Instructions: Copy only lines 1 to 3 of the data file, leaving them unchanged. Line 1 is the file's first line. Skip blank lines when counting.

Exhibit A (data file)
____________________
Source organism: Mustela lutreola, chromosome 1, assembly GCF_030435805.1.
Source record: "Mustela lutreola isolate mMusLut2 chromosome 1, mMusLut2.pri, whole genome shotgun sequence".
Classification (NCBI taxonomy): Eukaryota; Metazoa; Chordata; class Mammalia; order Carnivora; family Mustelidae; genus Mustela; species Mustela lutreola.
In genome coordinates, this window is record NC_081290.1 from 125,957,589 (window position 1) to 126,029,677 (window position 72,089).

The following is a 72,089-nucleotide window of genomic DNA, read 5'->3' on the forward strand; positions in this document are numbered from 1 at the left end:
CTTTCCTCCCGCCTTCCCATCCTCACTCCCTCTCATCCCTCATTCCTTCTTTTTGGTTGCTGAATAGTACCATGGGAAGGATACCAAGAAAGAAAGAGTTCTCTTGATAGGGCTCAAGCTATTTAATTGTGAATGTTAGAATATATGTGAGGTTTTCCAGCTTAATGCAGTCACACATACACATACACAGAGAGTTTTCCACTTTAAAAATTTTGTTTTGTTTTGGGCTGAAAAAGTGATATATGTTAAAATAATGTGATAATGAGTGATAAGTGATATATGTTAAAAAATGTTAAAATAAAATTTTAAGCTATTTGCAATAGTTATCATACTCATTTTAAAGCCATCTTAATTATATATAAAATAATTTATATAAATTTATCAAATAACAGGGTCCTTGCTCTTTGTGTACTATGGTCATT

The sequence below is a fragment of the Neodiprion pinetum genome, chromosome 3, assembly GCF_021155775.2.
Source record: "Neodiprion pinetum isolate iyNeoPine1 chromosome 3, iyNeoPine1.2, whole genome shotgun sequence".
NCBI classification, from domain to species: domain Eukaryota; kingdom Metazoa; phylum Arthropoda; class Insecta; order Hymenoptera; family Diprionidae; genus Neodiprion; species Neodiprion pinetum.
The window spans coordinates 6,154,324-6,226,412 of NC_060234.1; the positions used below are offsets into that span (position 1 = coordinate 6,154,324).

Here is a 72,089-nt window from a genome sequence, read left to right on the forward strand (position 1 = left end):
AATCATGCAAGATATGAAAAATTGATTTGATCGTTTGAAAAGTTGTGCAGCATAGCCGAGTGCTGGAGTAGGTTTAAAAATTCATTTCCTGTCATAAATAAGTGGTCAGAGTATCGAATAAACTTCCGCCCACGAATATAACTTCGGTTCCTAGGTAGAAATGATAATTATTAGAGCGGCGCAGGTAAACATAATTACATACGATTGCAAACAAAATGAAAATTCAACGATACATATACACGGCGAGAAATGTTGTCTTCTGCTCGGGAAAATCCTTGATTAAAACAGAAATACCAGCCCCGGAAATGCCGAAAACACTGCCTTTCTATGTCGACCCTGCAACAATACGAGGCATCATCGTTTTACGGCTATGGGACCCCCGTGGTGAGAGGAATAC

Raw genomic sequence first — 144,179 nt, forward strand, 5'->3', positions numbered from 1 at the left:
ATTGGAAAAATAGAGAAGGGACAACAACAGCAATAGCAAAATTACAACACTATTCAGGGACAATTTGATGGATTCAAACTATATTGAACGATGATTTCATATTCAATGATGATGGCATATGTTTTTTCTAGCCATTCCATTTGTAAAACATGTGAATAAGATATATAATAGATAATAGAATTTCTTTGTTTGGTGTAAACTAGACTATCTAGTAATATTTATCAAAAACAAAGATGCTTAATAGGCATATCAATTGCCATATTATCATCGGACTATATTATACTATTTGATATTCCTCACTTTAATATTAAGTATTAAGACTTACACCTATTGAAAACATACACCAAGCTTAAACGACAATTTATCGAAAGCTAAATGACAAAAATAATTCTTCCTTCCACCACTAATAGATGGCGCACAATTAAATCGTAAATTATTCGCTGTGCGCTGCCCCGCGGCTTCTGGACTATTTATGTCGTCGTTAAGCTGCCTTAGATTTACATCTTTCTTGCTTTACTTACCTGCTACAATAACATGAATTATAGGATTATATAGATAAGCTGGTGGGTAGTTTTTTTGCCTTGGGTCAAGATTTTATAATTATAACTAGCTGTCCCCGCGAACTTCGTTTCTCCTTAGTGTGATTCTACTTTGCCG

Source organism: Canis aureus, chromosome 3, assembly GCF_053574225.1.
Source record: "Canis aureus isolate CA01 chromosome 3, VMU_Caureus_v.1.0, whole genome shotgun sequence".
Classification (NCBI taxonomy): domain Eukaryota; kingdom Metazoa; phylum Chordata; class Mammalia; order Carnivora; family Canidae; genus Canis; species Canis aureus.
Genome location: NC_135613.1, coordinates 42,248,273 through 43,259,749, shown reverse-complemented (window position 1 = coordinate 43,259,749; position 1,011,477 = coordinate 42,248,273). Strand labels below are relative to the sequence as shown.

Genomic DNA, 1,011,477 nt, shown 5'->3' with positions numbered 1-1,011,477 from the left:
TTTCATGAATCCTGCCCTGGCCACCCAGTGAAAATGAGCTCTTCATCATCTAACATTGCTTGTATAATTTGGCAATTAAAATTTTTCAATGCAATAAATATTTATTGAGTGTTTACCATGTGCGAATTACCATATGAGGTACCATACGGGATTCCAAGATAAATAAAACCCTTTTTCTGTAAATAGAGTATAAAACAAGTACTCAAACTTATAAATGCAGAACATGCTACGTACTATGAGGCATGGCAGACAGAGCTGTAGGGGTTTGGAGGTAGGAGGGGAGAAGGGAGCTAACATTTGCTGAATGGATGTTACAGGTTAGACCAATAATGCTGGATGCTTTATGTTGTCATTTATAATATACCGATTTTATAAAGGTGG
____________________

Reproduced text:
Source organism: Mustela lutreola, chromosome 1, assembly GCF_030435805.1.
Source record: "Mustela lutreola isolate mMusLut2 chromosome 1, mMusLut2.pri, whole genome shotgun sequence".
Classification (NCBI taxonomy): Eukaryota; Metazoa; Chordata; class Mammalia; order Carnivora; family Mustelidae; genus Mustela; species Mustela lutreola.